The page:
TOPEKA (KSNT) – Lower than anticipated revenue numbers for the month of December spell bad news for Kansas lawmakers.
The start of a new legislative session is just a week away and one of their first priorities will have to be filling yet another budget gap.
It’s been six months since lawmakers wrapped up a record long session.
When they left in June, the budget was balanced, but as they return there’s a $14 million deficit they’ll have to deal with among other things.
Issues including school finance, judicial selection, Medicaid expansion and, “the biggest issue facing our state is the continual downward trend in our revenue and I’m hoping that there will be a push to talk about tax revenue reform,” said Rep. Tom Phillips, a Republican from Manhattan.
But because it’s an election year others aren’t so optimistic.
“I don’t think we’ll go near that this session. I think what will happen is that you will see..you’ll see some cuts to some already barren agencies,” said Sen. Laura Kelly, a Democrat from Topeka.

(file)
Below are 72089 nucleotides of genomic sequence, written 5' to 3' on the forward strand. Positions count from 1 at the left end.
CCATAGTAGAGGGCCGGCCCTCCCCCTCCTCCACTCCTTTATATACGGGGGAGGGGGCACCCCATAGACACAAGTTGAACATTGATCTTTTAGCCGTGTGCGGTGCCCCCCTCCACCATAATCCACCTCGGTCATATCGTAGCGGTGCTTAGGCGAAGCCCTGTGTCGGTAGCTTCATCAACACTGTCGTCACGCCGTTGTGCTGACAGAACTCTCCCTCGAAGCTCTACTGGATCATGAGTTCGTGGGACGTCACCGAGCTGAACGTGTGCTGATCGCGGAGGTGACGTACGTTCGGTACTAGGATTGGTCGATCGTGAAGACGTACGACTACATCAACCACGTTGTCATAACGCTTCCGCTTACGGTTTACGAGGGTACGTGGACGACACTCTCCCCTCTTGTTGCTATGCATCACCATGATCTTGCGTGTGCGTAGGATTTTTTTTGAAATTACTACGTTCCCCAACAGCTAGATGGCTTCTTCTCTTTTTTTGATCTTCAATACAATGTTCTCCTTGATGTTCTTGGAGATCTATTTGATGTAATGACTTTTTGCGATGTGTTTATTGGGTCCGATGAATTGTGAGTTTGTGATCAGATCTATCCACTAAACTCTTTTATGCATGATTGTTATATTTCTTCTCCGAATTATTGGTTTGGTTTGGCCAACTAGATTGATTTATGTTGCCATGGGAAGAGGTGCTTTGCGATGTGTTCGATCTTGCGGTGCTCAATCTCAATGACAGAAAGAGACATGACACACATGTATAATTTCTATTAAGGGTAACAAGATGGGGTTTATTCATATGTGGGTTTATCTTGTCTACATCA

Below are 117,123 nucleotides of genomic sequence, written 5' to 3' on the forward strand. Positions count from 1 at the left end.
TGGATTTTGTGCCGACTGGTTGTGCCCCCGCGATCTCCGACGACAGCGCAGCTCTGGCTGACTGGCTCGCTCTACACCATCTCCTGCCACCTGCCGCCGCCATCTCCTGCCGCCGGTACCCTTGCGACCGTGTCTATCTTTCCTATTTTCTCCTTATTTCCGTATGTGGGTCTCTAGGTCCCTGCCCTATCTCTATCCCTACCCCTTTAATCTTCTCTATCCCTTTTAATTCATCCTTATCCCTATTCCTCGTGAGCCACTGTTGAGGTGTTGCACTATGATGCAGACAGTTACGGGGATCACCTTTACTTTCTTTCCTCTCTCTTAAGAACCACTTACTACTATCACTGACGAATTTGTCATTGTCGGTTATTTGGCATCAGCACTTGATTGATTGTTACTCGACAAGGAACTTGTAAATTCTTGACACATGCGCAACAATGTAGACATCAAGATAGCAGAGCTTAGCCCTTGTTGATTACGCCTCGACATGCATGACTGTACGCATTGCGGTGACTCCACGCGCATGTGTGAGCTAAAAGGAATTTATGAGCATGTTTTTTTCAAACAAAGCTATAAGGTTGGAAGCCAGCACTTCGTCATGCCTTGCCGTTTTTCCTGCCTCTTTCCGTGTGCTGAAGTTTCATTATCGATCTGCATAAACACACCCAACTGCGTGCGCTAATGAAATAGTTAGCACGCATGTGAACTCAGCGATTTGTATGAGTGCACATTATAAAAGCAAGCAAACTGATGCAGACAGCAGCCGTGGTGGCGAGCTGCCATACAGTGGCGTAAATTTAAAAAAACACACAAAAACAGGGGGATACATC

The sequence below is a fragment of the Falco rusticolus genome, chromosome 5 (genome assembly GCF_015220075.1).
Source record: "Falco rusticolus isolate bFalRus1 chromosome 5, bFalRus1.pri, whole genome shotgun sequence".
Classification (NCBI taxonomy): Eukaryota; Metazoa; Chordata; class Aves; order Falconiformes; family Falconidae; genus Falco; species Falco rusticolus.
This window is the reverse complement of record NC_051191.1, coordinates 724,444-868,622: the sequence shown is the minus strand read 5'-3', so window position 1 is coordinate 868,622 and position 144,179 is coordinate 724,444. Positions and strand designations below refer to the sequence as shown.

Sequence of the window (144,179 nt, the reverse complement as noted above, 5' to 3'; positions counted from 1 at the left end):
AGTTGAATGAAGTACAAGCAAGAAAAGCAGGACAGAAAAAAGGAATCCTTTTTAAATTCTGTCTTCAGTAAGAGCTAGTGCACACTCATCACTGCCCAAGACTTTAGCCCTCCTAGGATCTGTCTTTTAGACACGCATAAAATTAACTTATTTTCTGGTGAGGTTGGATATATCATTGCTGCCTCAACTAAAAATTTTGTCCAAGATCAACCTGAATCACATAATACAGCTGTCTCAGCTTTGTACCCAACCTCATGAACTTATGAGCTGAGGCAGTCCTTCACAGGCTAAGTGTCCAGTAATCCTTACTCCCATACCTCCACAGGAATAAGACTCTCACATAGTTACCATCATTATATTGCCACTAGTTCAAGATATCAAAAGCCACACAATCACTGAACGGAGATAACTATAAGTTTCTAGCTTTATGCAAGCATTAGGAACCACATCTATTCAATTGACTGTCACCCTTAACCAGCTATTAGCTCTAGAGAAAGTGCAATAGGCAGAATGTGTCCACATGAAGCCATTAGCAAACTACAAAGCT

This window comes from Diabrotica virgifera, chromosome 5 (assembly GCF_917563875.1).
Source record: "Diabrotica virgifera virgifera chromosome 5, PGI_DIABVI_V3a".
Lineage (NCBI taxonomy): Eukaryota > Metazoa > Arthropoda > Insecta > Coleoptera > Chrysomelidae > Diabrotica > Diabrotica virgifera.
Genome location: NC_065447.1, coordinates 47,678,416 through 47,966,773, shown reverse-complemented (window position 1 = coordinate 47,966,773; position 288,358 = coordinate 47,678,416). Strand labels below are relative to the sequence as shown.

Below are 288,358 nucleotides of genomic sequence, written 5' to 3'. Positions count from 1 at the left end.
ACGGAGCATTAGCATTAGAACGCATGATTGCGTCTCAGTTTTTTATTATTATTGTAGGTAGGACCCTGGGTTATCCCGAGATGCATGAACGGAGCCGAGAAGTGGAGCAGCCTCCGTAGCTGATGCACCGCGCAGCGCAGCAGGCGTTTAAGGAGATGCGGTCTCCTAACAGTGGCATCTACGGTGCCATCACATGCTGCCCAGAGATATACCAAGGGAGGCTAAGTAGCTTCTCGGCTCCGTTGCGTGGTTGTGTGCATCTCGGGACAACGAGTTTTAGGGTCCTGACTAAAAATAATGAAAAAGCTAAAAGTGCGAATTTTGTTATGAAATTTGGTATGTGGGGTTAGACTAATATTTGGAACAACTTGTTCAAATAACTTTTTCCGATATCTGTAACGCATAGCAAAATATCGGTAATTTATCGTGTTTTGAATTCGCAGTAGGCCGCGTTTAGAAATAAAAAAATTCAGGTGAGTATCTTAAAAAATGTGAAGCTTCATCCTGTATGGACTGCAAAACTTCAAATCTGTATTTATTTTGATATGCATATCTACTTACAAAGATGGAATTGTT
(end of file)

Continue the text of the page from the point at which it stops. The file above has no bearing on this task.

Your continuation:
“Patchwork” as Senator Kelly calls it.
It’s something many republicans hope a $2.6 million efficiency study will help them find.
“In talking with some of my colleagues, they’re hoping that the consultants will come up with some significant cost savings through that study,” said Phillips.”
Despite all the policy issues they’re faced with, many lawmakers are hoping this session will be short and sweet.
“There’s talk right now about it actually being a relatively short session. That the push will actually be on getting the Legislature to wrap up its business pretty quickly this year,” said Phillips.
Others say that will depend on one very important decision from the State Supreme Court.
“The court ruling on school finance. That could send us into a tailspin and force us to be here a significant amount of time as we try to deal with implications,” said Kelly.
Either way it’s shaping up to be an interesting session already.
“Never a dull moment in the state of Kansas these days,” said Kelly.
Lawmakers will officially reconvene at 2:00 p.m. next Monday.
On Tuesday, Governor Sam Brownback will deliver his annual State of the State address.
If state revenues continue falling short, he could step in and make across the board cuts of his own.